21. The Road to Character – Brooks [9] – A great treatise on character illustrated by a brief biography of major characters (Eisenhower, Augustine, Dorothy Day, and others).
22. Stand Out – Dorie Clark [6] – Subtitled, How to find your breakthrough idea and build a following around it. I got a few new thoughts from this book.
23. Young Men & Fire – MaClean (7) – This book proves that there are no boring stories, just boring storytellers. MaClean takes a semi-interesting story – young me fighting the Mann Gulch forest fire in 1949 – and spins it into a fascinating read.

June
24. The 80/20 Individual – Koch [6] – Koch is a been-there-done-that consultant so he has a lot of insight into that world and good insights into people and corporations. But the book didn’t strongly speak to me.
25. The Creative Habit: Learn It and Use It for Life – Twyla Tharp [8] – Tharp, a great dance choreographer, shares good thoughts about the creative process.
26. What Got You Here Won’t Get You There – Goldsmith [8] – Goldsmith is a highly successful executive coach and in this book he gives away his secrets. Great thoughts on people skills.

July
27. Quirkology – How We Discover the Big Truths in Small Things – Wiseman [6.5] – Interesting book about psychological research and practical issues of life.
28. The Long Goodbye [fiction] – Raymond Chandler [4.5] – A novel about a detective; semi-entertaining but nothing learned.
29. How Breakthroughs Happen – Hargadon [7] – Written by an academic but in a readable style, this book underscores the necessity of collaboration when innovating.
30. Complications – Atul Guwande [7] – An interesting, inside perspective on the life of a physician.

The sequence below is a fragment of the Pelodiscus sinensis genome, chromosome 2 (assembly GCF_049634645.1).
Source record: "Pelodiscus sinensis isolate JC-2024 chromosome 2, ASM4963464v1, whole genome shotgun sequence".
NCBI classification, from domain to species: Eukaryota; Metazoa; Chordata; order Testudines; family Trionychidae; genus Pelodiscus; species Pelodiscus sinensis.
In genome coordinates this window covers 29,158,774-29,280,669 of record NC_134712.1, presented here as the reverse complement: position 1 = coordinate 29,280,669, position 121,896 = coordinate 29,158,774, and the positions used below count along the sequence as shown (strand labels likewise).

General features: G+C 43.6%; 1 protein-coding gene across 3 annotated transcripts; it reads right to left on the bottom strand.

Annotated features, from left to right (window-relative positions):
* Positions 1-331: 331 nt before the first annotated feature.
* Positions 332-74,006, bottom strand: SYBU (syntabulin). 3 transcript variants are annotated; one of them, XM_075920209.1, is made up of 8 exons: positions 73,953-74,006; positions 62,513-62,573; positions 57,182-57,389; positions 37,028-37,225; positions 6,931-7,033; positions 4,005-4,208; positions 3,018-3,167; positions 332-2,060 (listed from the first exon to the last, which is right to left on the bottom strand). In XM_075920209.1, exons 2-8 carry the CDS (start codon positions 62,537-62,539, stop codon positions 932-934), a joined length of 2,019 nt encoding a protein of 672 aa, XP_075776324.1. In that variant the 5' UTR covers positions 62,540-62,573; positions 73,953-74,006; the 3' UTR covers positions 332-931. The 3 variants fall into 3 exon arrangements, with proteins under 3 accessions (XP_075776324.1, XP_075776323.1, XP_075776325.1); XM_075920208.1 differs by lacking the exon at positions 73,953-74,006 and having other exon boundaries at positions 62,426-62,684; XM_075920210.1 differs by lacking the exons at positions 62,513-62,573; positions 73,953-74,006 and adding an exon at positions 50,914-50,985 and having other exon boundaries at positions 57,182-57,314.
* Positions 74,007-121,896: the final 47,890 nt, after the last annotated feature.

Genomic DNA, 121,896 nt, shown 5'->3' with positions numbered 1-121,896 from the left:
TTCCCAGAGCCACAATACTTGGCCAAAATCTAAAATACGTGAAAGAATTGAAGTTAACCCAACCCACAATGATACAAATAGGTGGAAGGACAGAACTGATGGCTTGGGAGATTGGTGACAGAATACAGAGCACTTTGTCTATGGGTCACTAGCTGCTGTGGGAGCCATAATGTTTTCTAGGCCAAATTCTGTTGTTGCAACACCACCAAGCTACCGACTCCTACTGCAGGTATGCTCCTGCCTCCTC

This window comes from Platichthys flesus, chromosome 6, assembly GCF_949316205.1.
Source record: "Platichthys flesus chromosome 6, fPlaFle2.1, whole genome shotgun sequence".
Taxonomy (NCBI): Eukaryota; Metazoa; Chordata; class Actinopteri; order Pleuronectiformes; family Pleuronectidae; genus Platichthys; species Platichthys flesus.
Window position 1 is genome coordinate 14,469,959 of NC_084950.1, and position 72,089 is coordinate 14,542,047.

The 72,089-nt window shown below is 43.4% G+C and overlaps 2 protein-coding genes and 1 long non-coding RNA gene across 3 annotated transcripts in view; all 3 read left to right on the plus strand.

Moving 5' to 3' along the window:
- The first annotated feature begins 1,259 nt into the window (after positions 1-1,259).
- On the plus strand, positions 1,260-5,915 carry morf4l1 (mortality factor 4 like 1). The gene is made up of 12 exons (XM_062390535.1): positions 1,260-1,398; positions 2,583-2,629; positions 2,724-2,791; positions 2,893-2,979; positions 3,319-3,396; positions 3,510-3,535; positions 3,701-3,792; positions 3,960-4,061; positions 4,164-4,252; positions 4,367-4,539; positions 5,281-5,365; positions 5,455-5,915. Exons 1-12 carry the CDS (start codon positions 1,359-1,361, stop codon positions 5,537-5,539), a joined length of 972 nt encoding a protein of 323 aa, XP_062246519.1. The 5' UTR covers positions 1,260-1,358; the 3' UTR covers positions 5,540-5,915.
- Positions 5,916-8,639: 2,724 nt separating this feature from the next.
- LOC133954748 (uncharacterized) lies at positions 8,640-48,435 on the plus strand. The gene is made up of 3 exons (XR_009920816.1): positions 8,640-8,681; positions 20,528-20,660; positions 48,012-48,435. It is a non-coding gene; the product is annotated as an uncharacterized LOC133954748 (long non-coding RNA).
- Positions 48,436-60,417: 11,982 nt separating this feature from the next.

31. Fermat’s Enigma – Singh [9] – Phenomenal book that gives keen insight into the world of mathematics. In 1993, Andrew Wile solved a mathematical problem that had eluded mathematicians for 350 years.

August
32. The Martian – Andy Weir [6] – A novel about an astronaut left behind on Mars. Interesting from a technical/scientific point of view, but the storyline was simple.
33. For One More Day – Albom [5] – A novel about having one more day with a loved one. Not my kind of book, but some nice thoughts about childhood.
34. Triggers – Marshall Goldsmith [7] – Goldsmith is very practical and has some good things to say about adult behavioral change.
35. A Walk in the Woods – Bill Bryson [7.5] – Bryson is a great journalist that makes any subject interesting, including this one about hiking the Appalachian Trail.

September
36. Phantom [fiction] – Jo Nesbo [5] – A novel. I just don’t learn much by reading modern fiction.
37. What you Can Change…and What You Can’t – Martin Seligman [7.5] – Seligman is a top-notch academic and psychologist who writes about issues such as addiction, weight loss, depression, and anxiety. It was originally written in 1993 and re-endorsed in 2007 so it doesn’t reflect the latest science in these areas, but it’s still a great read. My biggest take-away is that we humans have a lot of control over ourselves.
38. Coach Wooden’s Greatest Secret – Pat Williams [7] – Sometimes we don’t need to be taught, we just need to be reminded. This is a simple but important book that reminds us of some important life principles, espoused by coach John Wooden. Lot’s of good stories and illustrations. My main takeaway was: pay attention to details and fundamentals.
39. Better – A Surgeon’s Notes on Performance – Atul Gawande [7] – Gawande gives us insight into the world of physicians and teachers important life lessons. Fascinating reading.
40.The 4-Hour Workweek – Ferriss [6] – I was skeptical about the book when I first read the title. He does have some good ideas about how to build a virtual, all-outsourced company. He could have said it in less than 374 pages.
41. Scientific Secrets for a Powerful Memory – Vishton [7] – This book/course came from The Great Courses – a terrific source for taking college courses online. I bought the dvd version which comes with a book version of the lectures. Fascinating information.

October